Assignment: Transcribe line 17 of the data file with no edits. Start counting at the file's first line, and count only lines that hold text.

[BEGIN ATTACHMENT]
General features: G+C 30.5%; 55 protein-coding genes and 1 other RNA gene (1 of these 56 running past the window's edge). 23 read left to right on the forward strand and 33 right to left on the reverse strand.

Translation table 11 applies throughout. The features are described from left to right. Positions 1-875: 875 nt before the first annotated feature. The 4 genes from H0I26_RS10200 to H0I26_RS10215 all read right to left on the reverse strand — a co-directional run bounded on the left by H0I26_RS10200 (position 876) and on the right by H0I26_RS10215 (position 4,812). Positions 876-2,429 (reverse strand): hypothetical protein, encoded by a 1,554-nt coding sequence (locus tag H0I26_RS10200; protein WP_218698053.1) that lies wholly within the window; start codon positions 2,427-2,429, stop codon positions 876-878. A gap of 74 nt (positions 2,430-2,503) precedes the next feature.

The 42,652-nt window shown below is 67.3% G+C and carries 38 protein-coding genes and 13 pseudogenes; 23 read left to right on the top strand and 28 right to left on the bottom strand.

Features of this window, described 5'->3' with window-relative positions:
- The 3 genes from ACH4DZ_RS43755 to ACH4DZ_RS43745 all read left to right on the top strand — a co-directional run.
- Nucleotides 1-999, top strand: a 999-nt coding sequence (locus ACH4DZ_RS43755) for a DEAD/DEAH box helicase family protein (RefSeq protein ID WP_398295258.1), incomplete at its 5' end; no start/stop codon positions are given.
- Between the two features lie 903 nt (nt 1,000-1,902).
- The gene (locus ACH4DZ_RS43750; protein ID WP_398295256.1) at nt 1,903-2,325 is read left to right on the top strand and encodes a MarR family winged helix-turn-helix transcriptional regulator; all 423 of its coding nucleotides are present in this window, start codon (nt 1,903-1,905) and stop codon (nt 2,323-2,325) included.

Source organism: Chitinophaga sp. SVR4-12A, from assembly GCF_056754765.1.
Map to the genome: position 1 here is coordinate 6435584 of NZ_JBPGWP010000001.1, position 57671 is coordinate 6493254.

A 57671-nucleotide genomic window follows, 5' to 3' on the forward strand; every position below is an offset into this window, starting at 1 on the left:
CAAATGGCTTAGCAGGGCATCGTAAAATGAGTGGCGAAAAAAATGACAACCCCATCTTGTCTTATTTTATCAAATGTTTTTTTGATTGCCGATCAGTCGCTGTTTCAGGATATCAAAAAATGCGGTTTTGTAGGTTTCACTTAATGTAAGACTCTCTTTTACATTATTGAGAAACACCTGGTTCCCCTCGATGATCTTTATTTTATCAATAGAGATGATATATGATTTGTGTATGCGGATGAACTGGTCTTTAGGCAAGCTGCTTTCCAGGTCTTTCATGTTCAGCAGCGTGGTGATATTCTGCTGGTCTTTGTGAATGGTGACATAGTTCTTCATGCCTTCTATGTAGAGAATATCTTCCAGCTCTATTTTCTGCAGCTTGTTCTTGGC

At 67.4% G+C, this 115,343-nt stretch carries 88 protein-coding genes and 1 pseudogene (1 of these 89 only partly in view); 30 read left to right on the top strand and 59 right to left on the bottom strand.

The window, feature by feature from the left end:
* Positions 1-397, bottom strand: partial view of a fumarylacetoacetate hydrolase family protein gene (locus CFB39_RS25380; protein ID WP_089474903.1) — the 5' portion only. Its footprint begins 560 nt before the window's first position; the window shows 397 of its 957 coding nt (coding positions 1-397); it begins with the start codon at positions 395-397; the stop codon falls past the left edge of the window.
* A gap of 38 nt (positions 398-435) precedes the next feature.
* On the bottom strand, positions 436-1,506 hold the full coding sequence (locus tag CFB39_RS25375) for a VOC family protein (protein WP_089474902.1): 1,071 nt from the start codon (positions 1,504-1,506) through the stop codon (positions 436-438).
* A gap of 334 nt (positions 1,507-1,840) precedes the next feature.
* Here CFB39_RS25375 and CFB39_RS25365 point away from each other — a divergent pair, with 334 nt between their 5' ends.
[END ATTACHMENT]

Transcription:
* On the bottom strand, positions 436-1,506 hold the full coding sequence (locus tag CFB39_RS25375) for a VOC family protein (protein WP_089474902.1): 1,071 nt from the start codon (positions 1,504-1,506) through the stop codon (positions 436-438).